4. The Dolphins are 3.5 favorite per DraftKings Sportsbook. Are you taking that bet?

“I am because I think Miami will be able to put together a better offensive performance than last week as Tagovailoa knocks off the rust and gets back into rhythm. I have seen how explosive the Dolphins can be with Tagovailoa fully in charge of the offense and Hill, Waddle, and Mostert being used to their full potential. I think that can happen this week.”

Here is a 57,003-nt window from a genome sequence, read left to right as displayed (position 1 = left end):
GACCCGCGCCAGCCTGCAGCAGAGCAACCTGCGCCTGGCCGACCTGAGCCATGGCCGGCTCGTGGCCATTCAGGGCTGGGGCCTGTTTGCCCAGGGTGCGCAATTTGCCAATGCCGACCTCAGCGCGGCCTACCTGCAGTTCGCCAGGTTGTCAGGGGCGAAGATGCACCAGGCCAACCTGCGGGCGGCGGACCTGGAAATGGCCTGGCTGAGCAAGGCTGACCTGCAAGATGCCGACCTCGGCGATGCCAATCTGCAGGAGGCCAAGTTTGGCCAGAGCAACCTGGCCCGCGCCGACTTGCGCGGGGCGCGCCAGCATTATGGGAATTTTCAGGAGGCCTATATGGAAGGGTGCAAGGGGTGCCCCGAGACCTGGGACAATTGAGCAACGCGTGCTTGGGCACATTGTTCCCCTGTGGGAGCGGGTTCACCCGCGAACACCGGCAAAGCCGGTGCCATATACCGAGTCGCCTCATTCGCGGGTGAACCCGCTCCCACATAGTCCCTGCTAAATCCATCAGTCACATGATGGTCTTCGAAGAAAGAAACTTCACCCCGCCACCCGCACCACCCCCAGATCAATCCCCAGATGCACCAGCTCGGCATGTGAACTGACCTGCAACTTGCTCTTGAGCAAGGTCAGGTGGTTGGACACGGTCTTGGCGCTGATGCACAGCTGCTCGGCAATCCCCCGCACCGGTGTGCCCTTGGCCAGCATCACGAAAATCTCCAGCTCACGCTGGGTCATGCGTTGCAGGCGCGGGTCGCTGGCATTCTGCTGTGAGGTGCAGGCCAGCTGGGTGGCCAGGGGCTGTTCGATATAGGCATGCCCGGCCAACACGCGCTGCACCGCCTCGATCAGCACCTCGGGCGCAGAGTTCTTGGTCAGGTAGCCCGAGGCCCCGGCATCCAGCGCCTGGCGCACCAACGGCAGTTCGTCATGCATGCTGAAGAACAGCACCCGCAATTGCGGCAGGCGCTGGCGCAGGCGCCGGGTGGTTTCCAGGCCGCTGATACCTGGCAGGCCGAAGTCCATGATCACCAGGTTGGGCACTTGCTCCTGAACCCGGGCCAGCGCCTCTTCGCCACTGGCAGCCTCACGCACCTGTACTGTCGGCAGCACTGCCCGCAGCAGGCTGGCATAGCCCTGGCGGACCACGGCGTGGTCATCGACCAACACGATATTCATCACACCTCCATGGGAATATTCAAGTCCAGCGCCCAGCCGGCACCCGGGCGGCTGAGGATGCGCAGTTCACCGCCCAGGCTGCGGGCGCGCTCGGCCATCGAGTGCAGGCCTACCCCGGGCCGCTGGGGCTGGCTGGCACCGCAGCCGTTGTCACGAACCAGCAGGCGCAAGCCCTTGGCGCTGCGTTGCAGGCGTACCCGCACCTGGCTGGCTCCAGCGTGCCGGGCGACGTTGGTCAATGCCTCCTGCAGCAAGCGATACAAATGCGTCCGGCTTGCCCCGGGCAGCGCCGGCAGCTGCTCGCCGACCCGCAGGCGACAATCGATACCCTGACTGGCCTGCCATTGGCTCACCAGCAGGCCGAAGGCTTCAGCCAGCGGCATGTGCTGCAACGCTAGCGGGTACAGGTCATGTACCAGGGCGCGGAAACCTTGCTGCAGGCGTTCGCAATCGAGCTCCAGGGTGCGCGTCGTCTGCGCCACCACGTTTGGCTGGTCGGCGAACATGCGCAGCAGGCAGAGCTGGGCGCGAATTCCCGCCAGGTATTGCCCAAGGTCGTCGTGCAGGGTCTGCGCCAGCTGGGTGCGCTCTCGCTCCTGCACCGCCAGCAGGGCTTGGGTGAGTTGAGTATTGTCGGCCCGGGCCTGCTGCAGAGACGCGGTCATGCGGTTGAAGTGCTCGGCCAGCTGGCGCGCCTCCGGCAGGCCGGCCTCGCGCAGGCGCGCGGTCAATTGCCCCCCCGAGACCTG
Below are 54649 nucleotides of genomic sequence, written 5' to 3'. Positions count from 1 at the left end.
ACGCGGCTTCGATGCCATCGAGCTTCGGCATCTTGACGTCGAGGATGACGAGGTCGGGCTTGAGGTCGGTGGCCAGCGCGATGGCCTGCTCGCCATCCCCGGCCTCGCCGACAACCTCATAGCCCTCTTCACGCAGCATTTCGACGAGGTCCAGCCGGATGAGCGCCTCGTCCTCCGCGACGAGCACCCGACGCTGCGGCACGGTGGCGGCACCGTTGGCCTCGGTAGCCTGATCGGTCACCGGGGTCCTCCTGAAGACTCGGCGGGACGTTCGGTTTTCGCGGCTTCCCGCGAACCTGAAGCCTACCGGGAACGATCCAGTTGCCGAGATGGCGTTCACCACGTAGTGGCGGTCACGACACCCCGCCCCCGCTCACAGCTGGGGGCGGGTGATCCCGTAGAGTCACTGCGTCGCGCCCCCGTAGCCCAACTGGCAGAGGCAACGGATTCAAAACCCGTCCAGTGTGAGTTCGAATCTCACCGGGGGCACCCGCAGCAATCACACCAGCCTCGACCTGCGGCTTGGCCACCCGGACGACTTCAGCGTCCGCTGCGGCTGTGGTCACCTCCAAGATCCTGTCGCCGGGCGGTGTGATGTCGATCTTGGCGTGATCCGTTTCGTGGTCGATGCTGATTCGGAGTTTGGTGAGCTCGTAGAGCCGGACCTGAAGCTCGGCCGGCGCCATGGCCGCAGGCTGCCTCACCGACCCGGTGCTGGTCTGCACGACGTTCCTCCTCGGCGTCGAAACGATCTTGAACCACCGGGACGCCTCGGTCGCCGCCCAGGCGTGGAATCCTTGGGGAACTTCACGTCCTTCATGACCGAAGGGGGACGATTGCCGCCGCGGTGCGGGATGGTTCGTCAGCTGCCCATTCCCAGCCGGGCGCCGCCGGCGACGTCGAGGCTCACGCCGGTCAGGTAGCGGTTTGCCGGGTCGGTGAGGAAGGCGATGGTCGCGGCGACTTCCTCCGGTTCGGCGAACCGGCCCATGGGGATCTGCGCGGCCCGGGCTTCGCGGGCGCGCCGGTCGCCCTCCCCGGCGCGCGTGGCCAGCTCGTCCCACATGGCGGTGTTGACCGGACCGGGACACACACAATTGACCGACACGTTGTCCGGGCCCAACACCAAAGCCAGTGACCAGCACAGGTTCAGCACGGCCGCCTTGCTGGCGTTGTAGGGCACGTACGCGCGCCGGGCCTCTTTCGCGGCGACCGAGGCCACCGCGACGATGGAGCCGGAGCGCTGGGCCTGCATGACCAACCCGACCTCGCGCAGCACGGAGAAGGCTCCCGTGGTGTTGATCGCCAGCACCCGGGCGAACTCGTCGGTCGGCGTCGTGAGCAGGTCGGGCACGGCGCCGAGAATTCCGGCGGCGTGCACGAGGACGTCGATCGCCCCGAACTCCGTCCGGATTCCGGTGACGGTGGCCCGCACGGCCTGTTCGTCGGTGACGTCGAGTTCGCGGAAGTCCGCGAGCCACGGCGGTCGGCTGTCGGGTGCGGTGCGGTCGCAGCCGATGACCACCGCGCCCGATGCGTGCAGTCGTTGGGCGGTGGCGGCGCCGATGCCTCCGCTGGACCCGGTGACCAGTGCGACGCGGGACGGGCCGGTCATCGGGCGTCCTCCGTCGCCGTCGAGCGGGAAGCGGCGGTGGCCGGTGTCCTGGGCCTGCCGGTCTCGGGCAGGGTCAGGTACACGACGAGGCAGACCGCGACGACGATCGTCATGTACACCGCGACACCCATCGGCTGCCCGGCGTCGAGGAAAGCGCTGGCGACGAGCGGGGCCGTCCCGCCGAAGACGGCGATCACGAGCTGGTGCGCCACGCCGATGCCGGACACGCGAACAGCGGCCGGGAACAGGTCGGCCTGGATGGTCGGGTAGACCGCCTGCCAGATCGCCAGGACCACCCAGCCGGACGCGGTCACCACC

5. Who wins this game?

“I think Miami does because of the offense’s ability to overwhelm. I am worried about the secondary, especially if quarterback Jared Goff is able to fix some of the turnover issues and can find a rhythm. I also hate to bet against Dan Campbell because we all saw him as the Dolphins’ interim head coach in 2015. He is able to come up with some unexpected wins and, at least from back then, the players would all run through a wall for him - or maybe bite off a knee cap. That all said, I think the Dolphins come away with the win here, somewhere in the 28-21 range.”